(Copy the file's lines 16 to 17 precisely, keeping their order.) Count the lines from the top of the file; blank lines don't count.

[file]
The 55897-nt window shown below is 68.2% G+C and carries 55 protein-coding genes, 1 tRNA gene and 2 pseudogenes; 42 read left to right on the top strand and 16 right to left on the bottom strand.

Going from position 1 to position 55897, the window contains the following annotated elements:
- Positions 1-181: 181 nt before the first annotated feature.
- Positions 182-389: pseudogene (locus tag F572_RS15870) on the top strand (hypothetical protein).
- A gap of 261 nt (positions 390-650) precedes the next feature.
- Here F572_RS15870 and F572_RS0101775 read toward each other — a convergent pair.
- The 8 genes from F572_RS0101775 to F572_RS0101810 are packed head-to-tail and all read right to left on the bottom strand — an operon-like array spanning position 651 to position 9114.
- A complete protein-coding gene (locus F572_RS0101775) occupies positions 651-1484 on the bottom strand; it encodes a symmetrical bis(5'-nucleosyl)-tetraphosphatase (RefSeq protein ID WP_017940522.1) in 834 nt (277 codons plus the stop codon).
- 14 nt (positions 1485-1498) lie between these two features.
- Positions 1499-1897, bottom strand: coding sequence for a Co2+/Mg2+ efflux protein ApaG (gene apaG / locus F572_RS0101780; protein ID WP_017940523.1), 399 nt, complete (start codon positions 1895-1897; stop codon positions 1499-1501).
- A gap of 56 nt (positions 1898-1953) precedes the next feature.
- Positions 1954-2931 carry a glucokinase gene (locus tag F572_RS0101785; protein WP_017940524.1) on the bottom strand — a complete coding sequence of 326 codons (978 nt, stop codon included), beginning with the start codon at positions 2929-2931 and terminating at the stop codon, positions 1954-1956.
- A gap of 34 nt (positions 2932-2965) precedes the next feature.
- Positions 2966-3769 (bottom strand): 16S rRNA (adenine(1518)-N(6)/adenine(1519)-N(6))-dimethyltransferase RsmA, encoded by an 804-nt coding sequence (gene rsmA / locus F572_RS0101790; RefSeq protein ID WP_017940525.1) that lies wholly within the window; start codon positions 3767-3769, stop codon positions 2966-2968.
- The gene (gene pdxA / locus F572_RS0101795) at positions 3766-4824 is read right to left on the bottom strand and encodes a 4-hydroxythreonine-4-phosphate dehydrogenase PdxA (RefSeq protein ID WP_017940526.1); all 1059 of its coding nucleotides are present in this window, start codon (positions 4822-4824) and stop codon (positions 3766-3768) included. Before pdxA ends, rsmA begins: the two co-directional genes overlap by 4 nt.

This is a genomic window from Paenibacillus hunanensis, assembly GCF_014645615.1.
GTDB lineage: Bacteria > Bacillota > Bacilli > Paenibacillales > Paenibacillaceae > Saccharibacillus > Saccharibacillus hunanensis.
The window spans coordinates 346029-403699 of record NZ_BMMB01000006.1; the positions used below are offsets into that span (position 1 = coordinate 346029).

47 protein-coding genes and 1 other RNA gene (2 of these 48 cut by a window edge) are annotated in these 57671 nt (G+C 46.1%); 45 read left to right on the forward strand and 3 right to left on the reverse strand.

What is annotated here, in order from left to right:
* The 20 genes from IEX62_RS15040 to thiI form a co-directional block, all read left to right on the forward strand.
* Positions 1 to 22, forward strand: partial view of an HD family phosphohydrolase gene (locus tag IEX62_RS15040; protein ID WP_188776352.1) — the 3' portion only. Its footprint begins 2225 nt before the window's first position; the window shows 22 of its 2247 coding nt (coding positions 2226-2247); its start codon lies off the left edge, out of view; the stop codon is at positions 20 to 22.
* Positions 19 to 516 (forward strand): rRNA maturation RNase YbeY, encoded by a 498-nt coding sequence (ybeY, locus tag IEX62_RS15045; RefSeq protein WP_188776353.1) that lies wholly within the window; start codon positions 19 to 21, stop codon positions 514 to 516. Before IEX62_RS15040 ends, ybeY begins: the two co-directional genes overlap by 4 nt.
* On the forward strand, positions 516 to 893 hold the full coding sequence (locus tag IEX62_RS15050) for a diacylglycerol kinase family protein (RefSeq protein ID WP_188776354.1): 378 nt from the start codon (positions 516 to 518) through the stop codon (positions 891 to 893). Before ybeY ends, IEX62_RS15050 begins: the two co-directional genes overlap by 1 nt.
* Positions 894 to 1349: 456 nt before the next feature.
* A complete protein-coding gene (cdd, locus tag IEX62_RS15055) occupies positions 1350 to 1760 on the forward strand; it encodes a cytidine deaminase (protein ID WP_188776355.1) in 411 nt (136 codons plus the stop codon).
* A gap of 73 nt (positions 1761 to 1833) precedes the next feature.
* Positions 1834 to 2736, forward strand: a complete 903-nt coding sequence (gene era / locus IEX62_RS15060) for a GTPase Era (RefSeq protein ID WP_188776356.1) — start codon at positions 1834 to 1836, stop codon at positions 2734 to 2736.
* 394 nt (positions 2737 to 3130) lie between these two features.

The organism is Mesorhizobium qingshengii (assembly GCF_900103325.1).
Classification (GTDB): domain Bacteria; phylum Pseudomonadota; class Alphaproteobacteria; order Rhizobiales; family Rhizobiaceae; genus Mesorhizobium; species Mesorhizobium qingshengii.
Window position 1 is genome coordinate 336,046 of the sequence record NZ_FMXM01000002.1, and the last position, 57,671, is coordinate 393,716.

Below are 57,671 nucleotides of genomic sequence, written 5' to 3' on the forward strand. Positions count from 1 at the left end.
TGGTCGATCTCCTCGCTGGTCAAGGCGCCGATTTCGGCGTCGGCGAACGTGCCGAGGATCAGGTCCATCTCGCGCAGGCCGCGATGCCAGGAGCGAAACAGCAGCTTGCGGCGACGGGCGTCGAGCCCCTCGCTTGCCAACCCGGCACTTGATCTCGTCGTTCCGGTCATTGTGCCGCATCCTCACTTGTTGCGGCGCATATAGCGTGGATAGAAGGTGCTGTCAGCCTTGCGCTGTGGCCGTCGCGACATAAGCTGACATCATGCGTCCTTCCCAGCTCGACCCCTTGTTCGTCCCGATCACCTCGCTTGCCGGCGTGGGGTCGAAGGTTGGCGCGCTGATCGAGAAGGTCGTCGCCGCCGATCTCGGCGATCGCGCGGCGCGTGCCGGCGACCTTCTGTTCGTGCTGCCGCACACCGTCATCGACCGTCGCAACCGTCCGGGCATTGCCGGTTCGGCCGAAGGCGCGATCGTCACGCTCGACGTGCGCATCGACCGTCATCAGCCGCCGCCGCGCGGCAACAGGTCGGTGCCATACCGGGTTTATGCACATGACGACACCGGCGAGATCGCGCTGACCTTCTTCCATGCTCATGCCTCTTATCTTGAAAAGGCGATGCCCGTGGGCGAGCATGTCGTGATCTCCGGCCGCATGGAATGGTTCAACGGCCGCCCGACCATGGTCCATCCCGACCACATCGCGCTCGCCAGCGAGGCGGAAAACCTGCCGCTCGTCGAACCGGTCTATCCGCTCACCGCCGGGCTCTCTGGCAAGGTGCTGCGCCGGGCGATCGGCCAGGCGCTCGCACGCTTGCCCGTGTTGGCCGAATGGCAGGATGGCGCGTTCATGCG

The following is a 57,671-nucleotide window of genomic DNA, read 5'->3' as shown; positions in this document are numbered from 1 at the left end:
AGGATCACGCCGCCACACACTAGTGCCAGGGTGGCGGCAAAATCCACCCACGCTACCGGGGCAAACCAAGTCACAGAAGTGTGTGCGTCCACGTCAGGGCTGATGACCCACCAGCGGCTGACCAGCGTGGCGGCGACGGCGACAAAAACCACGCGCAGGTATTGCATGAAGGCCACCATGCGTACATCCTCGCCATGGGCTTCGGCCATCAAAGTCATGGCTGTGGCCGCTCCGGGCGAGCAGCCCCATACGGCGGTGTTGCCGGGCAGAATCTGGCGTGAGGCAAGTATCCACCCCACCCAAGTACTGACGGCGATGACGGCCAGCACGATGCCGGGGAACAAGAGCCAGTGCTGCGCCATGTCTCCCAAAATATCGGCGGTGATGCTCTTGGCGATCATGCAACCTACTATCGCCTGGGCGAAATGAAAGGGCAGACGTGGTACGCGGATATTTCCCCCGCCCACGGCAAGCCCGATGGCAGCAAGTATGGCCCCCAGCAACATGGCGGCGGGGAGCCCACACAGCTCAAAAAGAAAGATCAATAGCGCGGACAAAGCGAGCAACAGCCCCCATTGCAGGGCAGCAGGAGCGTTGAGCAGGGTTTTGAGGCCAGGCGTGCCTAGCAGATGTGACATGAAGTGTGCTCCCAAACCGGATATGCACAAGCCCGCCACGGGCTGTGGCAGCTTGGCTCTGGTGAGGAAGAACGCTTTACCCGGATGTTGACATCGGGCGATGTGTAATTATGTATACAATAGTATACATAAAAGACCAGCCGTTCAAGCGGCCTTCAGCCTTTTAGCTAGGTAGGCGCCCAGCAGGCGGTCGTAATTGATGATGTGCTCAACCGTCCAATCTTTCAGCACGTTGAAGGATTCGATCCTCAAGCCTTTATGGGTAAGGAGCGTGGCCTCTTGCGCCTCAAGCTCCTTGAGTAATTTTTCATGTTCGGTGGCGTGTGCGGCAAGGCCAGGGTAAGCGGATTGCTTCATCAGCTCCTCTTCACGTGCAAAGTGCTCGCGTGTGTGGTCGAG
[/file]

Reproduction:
This is a genomic window from Paenibacillus hunanensis, assembly GCF_014645615.1.
GTDB lineage: Bacteria > Bacillota > Bacilli > Paenibacillales > Paenibacillaceae > Saccharibacillus > Saccharibacillus hunanensis.